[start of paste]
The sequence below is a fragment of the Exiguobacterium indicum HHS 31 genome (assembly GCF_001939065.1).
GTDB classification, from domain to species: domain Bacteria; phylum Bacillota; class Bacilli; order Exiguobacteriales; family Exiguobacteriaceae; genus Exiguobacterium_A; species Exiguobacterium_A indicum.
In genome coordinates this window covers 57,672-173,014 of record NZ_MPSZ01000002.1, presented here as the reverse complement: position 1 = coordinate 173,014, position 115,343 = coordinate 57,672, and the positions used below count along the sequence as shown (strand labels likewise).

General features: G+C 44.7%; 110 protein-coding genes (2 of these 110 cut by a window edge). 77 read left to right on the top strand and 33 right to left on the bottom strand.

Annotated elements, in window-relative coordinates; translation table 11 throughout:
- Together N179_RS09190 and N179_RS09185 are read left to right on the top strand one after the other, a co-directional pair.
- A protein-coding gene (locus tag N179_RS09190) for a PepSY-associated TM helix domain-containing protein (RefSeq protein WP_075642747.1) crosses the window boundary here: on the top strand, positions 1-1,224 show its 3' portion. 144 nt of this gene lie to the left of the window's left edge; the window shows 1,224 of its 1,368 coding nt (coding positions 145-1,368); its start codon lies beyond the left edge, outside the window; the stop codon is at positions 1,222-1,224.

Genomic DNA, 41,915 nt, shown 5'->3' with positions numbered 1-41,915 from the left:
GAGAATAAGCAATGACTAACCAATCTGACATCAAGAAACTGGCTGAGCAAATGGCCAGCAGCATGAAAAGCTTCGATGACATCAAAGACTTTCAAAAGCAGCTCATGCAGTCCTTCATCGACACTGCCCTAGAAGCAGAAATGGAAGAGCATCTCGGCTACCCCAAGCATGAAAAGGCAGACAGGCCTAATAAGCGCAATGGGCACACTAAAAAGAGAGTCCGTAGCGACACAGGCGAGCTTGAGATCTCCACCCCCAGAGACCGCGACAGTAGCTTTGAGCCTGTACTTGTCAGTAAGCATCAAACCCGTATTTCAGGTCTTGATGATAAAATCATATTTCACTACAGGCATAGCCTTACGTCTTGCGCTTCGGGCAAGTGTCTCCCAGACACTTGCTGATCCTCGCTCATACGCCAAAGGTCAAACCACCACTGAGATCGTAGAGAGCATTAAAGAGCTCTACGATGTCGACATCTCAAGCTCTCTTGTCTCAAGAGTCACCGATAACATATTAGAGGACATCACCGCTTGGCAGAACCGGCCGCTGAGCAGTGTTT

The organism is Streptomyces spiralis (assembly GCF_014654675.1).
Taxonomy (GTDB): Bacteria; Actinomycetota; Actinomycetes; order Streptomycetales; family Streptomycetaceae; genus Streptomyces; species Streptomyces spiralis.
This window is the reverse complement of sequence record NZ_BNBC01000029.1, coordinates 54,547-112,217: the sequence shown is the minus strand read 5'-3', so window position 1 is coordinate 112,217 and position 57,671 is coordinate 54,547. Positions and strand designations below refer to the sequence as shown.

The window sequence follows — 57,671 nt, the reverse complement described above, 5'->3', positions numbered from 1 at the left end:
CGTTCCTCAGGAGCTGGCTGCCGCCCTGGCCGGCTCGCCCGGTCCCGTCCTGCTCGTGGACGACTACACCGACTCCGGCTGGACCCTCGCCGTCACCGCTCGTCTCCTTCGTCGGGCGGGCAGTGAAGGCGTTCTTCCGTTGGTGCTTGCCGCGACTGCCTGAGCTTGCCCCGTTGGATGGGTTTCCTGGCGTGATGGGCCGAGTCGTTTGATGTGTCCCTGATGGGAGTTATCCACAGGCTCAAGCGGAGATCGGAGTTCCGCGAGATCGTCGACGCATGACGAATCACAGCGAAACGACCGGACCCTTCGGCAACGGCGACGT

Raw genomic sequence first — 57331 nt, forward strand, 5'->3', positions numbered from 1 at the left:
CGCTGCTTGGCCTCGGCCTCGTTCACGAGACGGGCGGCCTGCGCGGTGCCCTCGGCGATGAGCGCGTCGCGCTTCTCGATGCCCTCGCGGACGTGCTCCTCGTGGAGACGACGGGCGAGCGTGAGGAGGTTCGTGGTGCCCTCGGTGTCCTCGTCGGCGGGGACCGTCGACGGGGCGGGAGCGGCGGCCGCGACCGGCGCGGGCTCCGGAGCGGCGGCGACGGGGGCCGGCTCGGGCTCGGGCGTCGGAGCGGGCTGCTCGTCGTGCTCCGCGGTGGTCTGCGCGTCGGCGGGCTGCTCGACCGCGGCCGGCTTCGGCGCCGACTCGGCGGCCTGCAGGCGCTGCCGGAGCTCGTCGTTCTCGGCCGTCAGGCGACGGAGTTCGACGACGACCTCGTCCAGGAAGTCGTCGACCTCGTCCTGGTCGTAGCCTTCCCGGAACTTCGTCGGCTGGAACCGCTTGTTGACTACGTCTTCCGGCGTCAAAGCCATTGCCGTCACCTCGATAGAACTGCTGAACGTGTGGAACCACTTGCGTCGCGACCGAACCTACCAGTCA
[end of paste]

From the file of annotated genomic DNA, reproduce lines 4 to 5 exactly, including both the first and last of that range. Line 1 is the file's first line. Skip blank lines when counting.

General features: G+C 44.7%; 110 protein-coding genes (2 of these 110 cut by a window edge). 77 read left to right on the top strand and 33 right to left on the bottom strand.

Annotated elements, in window-relative coordinates; translation table 11 throughout: